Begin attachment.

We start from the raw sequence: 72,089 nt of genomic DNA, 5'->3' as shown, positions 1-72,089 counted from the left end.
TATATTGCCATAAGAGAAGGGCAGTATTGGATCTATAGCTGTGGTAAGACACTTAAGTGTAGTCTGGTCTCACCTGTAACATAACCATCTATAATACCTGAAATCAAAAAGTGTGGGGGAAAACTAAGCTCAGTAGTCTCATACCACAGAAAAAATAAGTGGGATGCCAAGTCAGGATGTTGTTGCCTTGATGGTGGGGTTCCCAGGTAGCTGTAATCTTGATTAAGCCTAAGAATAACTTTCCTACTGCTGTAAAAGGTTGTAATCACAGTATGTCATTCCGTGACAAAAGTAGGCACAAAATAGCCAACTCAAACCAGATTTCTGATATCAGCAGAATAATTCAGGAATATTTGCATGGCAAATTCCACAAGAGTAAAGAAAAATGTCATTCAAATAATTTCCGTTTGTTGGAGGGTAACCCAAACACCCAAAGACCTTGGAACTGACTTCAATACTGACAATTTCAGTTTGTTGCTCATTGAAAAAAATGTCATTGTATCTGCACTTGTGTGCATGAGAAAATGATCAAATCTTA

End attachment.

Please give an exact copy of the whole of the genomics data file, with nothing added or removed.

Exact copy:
We start from the raw sequence: 72,089 nt of genomic DNA, 5'->3' as shown, positions 1-72,089 counted from the left end.
TATATTGCCATAAGAGAAGGGCAGTATTGGATCTATAGCTGTGGTAAGACACTTAAGTGTAGTCTGGTCTCACCTGTAACATAACCATCTATAATACCTGAAATCAAAAAGTGTGGGGGAAAACTAAGCTCAGTAGTCTCATACCACAGAAAAAATAAGTGGGATGCCAAGTCAGGATGTTGTTGCCTTGATGGTGGGGTTCCCAGGTAGCTGTAATCTTGATTAAGCCTAAGAATAACTTTCCTACTGCTGTAAAAGGTTGTAATCACAGTATGTCATTCCGTGACAAAAGTAGGCACAAAATAGCCAACTCAAACCAGATTTCTGATATCAGCAGAATAATTCAGGAATATTTGCATGGCAAATTCCACAAGAGTAAAGAAAAATGTCATTCAAATAATTTCCGTTTGTTGGAGGGTAACCCAAACACCCAAAGACCTTGGAACTGACTTCAATACTGACAATTTCAGTTTGTTGCTCATTGAAAAAAATGTCATTGTATCTGCACTTGTGTGCATGAGAAAATGATCAAATCTTA